By Howard Eissenstat, Turkey Country Specialist
I guess Turkey’s Prime Minister, Tayyip Erdoğan, wanted to change the subject.
In May, Turkey’s ruling AK Party was busily trying to explain away its culpability in the massacre of civilians in the Roboski/Uludere airstrike by implying that, since the victims were smugglers, they may have simply gotten what they deserved. Even the largely cowed Turkish press sensed that the government had staked out a position so outlandish that it was only embarrassing itself.
Then with characteristic bravado, Erdoğan connected the massacre of Kurdish villagers to women’s reproductive health. “Every abortion is an Uludere,” he said to one delegation of supporters. Suddenly women’s reproductive health has become the major issue of the day, not the massacre of civilians by Turkish armed forces. As Andrew Finkel notes in his sharp analysis, “With that single stroke he maneuvered a Turkish woman’s right to choose into a place it had never been: at the center of the political agenda. This is a mistake that may have tragic consequences.”
The discussions are not abstract. Almost immediately, the government moved forward with a plan to drastically reduce women’s capacity for family planning.
Almost as disturbingly, Erdoğan framed this attack on women’s rights in the language of race and national survival. As Jenny White notes:
What is more disturbing is the reasoning — that if births are not increased, Turkey — and Turkishness — will disappear off the map. This is a jingoistic fear that resonates with the old racialist understanding of Turkishness as soy (lineage, descent), … In such a conception of national membership, there is no room for immigrants, migrants, or minorities, even if they are culturally assimilated…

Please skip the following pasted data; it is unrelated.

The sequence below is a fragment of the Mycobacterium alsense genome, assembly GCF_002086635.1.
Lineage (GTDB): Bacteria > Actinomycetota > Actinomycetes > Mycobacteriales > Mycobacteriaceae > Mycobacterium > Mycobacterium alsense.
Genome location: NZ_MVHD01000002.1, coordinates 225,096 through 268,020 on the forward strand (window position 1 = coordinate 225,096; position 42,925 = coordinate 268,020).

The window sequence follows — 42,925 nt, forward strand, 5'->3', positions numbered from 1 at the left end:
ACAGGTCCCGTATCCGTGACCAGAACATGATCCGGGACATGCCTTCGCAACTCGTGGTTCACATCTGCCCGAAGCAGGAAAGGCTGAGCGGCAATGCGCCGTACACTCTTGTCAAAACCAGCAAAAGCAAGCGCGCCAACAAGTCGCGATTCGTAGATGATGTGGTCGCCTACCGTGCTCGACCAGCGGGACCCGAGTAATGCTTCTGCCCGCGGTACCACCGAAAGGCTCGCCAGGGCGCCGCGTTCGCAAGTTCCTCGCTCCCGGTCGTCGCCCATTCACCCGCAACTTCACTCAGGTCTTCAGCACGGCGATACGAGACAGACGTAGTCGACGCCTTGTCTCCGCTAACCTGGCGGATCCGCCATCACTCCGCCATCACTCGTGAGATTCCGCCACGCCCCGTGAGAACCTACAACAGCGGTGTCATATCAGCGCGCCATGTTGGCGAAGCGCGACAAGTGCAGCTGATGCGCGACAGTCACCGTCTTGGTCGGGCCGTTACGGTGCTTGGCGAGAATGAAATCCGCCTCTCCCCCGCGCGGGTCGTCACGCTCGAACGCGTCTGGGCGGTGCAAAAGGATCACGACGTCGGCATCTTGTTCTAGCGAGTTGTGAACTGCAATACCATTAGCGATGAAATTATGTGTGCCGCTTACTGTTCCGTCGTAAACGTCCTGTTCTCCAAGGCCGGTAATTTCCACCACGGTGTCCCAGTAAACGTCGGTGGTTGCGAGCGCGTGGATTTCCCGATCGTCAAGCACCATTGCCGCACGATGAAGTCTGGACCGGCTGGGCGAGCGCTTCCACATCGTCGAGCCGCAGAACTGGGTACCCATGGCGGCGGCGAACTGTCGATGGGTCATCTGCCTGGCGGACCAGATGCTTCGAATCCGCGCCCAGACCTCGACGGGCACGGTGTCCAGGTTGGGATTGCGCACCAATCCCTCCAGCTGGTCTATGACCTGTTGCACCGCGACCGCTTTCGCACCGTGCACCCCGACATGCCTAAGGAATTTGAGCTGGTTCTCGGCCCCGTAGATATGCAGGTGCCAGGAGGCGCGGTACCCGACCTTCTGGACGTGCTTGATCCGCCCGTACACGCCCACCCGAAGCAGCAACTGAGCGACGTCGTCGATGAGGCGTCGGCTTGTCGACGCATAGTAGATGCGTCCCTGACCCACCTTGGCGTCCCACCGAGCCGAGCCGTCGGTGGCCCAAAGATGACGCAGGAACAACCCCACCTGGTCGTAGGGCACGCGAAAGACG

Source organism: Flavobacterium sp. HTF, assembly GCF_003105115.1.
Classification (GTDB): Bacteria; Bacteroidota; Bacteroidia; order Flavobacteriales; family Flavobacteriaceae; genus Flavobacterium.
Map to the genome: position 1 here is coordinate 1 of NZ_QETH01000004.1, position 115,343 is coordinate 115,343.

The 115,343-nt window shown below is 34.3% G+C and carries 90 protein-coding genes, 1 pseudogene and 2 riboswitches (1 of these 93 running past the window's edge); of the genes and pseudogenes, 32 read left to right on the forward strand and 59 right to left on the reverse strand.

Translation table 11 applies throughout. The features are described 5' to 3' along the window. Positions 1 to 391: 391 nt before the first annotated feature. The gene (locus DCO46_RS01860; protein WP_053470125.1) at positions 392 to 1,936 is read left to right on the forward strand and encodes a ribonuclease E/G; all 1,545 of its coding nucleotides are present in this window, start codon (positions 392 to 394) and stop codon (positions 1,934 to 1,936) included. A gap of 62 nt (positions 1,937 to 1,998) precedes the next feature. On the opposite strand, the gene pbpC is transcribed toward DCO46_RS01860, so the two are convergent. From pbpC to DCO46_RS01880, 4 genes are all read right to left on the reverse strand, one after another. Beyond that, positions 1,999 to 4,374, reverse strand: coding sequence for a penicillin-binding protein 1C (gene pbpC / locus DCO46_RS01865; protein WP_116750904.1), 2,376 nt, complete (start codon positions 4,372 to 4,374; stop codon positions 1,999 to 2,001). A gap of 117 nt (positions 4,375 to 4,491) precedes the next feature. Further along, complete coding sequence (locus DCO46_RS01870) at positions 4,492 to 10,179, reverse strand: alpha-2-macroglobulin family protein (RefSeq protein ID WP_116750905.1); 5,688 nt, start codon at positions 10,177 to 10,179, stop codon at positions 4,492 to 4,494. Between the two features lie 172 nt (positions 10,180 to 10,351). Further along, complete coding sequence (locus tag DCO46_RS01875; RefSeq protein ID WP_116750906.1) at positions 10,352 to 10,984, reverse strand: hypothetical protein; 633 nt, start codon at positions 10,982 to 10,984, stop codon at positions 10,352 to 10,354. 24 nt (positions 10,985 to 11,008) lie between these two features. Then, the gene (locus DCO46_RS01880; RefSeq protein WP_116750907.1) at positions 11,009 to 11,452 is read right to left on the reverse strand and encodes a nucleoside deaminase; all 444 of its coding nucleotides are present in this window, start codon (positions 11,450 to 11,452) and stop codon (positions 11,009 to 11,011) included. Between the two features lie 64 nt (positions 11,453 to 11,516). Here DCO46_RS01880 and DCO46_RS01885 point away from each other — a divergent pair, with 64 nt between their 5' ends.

White also highlights the authoritarian and paternalistic role that Erdoğan envisions for the state in its treatment of Turkish women:
And what about rape? Well, the government says that children born when “bad things” happen to the mother will be taken care of by the state. Those poor kids – is AKP planning to improve the condition of their miserable orphanages, then? And those poor women. There is no concern whatsoever for a woman’s trauma of bearing a rapist’s child — or her safety in a place like Turkey, where even gossip about a girl or woman can lead the community to drive her out, or her murder by relatives who feel their “honor” has been impugned. Imagine what would happen to the raped woman who must also then give birth. And given the lack of women’s shelters, where is she to escape the violence; where can she safely give birth? Under the eyes of her rapist (more often than not someone in the family or community)? It is a nightmarish scenario that indicates to me that the men making these policies have no idea what goes on in their country with regard to women’s lives. Or they don’t care.
Amnesty shares these concerns. Turkey has signed an array of international agreements which protect “human rights linked to women’s ability to decide if, when, with whom, and how often to become mothers. The United Nations expert bodies authorized by states to interpret these treaties have repeatedly called for women and adolescent girls to have access to a full range of sexual and reproductive health services, including, where needed, abortion.”
This latest foray into social engineering bodes ill for Turkey. It distracts the pressing need to address the Turkish government’s on-going attacks on freedom of expression and its mass arrest of dissidents by creating a whole new avenue for restricting personal freedom. At the same time, the tactics and rhetoric employed by the AK Party are reminiscent of some of the worst qualities of Turkish Republican history: racial nationalism and authoritarianism. The AK government, which has long framed itself as a break from the missteps of Turkish history, now seems determined to repeat them.
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